Gerald Almy: Events taking outdoors indoors

Gerald Almy

With hunting seasons winding down, there are still plenty of fun things for the outdoor sports people to do during winter. You can tie flies, order and repair gear, take a fishing class, or plan a trip out West for next fall.

One of the most popular activities for this “off season,” though, is visiting one of the fishing and hunting outdoor shows held throughout the Mid-Atlantic region.

The biggest of those devoted strictly to fishing will take place at the Farm Bureau Center at Meadow Event Park, 15 miles north of Richmond. This is located at the Doswell, King’s Dominion Exit (98) off Interstate 95. The show is called the 2015 Richmond Fishing Expo.

Hours of the show are 10 a.m. to 8 p.m. on Jan. 16, 9 a.m. to 7 p.m. on Jan. 17, and 10 a.m. to 5 p.m. on Jan 18. Admission is $8 for adults, $7 for seniors and military. Those 6-12 years of age get in for $5, while children under 5 are admitted for free. Admission is good for all three days if you get a return pass.

A large selection of boats will be on display at this event, which is put on by North Carolina Boat Shows. Everything from kayaks to offshore cruisers will be available to look at and step aboard. Most will be for sale at special show prices.

Whether you want a basic aluminum johnboat for a few hundred dollars or a $20,000 fiberglass bass boat, you’ll find it here. Even larger offshore fishing boats will also be featured.

Fishing tackle will be a highlight of the show. Hundreds of displays will showcase the latest rods, reels, lines, tackle boxes and lures. Just looking over all this gear is enough to draw many people to the show. But there are plenty of other attractions as well.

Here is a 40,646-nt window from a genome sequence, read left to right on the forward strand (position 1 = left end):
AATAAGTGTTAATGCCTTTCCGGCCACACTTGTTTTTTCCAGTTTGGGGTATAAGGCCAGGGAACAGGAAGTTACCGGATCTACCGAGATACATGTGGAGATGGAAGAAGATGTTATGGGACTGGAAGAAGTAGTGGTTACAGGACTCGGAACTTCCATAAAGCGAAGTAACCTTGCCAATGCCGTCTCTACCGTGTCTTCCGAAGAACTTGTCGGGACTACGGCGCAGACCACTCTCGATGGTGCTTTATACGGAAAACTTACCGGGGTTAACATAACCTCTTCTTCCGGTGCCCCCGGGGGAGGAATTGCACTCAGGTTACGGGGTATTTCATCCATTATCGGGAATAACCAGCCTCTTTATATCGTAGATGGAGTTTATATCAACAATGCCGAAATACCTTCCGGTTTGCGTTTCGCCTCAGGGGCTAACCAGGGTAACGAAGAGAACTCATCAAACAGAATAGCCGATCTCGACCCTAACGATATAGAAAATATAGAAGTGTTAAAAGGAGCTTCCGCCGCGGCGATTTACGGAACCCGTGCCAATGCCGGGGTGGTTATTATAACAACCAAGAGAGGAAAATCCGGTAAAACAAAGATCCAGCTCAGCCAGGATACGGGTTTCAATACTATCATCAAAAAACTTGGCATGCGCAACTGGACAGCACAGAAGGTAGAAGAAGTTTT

A Reel Kids Casting Competition will be held for various age groups of youngsters. Those who can cast their lure on target with most consistency will win awards and go on to higher levels of national competition.

A Mountain Trout Pond will be filled with hundreds of healthy trout. You can either keep them to take home for dinner or release the fish you catch. A few chunky channel catfish will also be swimming in the indoor pond, adding to the excitement.

Fishing experts and Mid-Atlantic area guides will give presentations on a wide variety of topics, from catfish to largemouths, flounder to red drum.

Bass pro David Fritts will be at the event for all three days talking to visitors and giving seminars about the tactics he uses on largemouths. Fritts is a former Bassmaster Classic Champion and B.A.S.S. Angler of the Year.

John McMahon, of Cat Magnet Guide Service, will tell how to catch big flatheads, blues and channel cats.

Mike Jones is an expert at plastic lure fishing and will tell his secrets for catching big bass on these offerings. He mostly guides on Virginia lakes and rivers, but during the summer leads clients to Canada for multiple-day outings.

Chris McCotter, an expert angler I’ve had the pleasure to fish with several times, will also speak at the show. Chris is one of the best guides in Virginia. He’s patient with his clients and a good instructor. He’ll talk about tricks for Lake Anna’s bass, crappies and stripers — his three favorite gamefish.

Outdoor writer Bruce Ingram will also give a talk. He’s well known in the state for his deer hunting articles and smallmouth fishing expertise.

John Hutchins, of Warrenton, will also be at the show. He’s a tournament pro with several wins under his belt, including one on the Potomac River.

Captain Rick Bennett will give a talk on inshore light tackle fishing. He’ll cover red drum, black drum, flounder and trout, as well as Bonita, king mackerel and cobia.

Captain Jimmy Price will reveal his secrets on how to catch giant flounder along the East Coast. Other fishing experts include John Crews, Dave Tilley, Max King, Chase Devereaux, and Randy Howell.

This is by no means a full run-down on the speakers, but its clear there will be something for just about every type of angler at the Richmond Fishing Show this year.

Visit ncboatshows.com for more details or special lodging offerings. There are numerous motels very close to the show site. It’s about a 2½-3 hour drive from the Shenandoah Valley.

Award-winning outdoors writer Gerald Almy is a Maurertown resident.